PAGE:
Due to several well-publicized infant deaths in the mid 1980's, touchproof connector systems were originally designed to provide protection from accidental power main insertions. Medical Touchproof (or "safety") connectors have evolved into a specialized class of connectors that fall under several international standards.
IEC/EN 60601-1 is an International (originally European) standard that covers the overall electrical safety requirements for medical equipment connected to electrical mains. It specifies overall test requirements that connection systems must meet. This standard does not tell you how to design the connector, rather it tells you its minimum performance requirements.
The majority of medical leadwires fall under one of two clauses. Clause 56.3 (a) is concerned with jacks mounted directly to equipment, and refer back to clause 16(a) for test requirements. A standard test finger applying a force of 30 Newton's is specified under this section.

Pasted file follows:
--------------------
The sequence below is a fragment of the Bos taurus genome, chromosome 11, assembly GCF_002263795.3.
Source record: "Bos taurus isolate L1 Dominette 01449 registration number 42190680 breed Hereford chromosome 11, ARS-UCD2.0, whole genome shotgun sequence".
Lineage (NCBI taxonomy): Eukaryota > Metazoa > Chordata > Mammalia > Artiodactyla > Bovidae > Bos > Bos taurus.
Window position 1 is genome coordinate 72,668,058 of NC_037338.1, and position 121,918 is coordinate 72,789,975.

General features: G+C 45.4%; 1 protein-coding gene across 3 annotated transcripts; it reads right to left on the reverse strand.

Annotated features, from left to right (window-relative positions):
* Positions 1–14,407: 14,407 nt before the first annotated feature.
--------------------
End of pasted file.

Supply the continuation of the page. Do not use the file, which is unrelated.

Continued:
Clause 56.3(c) deals with "a lead having a conductive connection to a patient", which is your standard leadwire. For this class of product, the test force is reduced to 10 Newton's.
The other major design standard for Touchproof connection systems is DIN 42 802. This standard establishes overall dimensions for both the plug (form ST) and the jack (form BU). The standard was created in part to insure compatibility of 1.5mm Touchproof plugs between manufacturers. It also establishes the 1.5mm pin setback on the jack, and 1mm socket setback in the plug.
DIN 42 802 by definition does not define 2mm or 1mm connection systems. However, some of the design guidelines, such as pin setback, can be applied to these (and other) designs as well. It is up to the end user to determine if any particular design will meet their requirements.